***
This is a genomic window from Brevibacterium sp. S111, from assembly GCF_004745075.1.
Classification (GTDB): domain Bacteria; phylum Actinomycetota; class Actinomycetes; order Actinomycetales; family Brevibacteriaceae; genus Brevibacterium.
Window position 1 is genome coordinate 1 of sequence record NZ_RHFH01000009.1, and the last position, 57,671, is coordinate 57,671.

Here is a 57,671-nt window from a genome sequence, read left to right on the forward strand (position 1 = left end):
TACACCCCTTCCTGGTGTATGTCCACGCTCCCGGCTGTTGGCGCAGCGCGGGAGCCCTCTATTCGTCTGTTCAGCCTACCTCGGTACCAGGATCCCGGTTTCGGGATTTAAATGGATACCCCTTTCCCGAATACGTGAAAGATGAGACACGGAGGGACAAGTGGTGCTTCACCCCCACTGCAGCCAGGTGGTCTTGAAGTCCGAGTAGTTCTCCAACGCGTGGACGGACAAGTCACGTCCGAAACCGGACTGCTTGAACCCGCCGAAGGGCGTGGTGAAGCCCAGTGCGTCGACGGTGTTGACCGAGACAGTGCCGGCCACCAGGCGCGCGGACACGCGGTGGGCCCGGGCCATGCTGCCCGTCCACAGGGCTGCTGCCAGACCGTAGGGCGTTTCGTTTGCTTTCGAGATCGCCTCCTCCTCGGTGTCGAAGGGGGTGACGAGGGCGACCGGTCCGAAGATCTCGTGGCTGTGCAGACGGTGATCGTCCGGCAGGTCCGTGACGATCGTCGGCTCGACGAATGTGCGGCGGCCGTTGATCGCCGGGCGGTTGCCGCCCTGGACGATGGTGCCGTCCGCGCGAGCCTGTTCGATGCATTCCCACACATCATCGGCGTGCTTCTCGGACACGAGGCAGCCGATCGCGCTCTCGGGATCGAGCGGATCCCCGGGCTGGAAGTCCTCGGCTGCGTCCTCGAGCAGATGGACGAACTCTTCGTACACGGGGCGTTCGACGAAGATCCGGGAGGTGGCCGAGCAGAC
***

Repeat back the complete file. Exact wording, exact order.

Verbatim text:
This is a genomic window from Brevibacterium sp. S111, from assembly GCF_004745075.1.
Classification (GTDB): domain Bacteria; phylum Actinomycetota; class Actinomycetes; order Actinomycetales; family Brevibacteriaceae; genus Brevibacterium.
Window position 1 is genome coordinate 1 of sequence record NZ_RHFH01000009.1, and the last position, 57,671, is coordinate 57,671.

Here is a 57,671-nt window from a genome sequence, read left to right on the forward strand (position 1 = left end):
TACACCCCTTCCTGGTGTATGTCCACGCTCCCGGCTGTTGGCGCAGCGCGGGAGCCCTCTATTCGTCTGTTCAGCCTACCTCGGTACCAGGATCCCGGTTTCGGGATTTAAATGGATACCCCTTTCCCGAATACGTGAAAGATGAGACACGGAGGGACAAGTGGTGCTTCACCCCCACTGCAGCCAGGTGGTCTTGAAGTCCGAGTAGTTCTCCAACGCGTGGACGGACAAGTCACGTCCGAAACCGGACTGCTTGAACCCGCCGAAGGGCGTGGTGAAGCCCAGTGCGTCGACGGTGTTGACCGAGACAGTGCCGGCCACCAGGCGCGCGGACACGCGGTGGGCCCGGGCCATGCTGCCCGTCCACAGGGCTGCTGCCAGACCGTAGGGCGTTTCGTTTGCTTTCGAGATCGCCTCCTCCTCGGTGTCGAAGGGGGTGACGAGGGCGACCGGTCCGAAGATCTCGTGGCTGTGCAGACGGTGATCGTCCGGCAGGTCCGTGACGATCGTCGGCTCGACGAATGTGCGGCGGCCGTTGATCGCCGGGCGGTTGCCGCCCTGGACGATGGTGCCGTCCGCGCGAGCCTGTTCGATGCATTCCCACACATCATCGGCGTGCTTCTCGGACACGAGGCAGCCGATCGCGCTCTCGGGATCGAGCGGATCCCCGGGCTGGAAGTCCTCGGCTGCGTCCTCGAGCAGATGGACGAACTCTTCGTACACGGGGCGTTCGACGAAGATCCGGGAGGTGGCCGAGCAGAC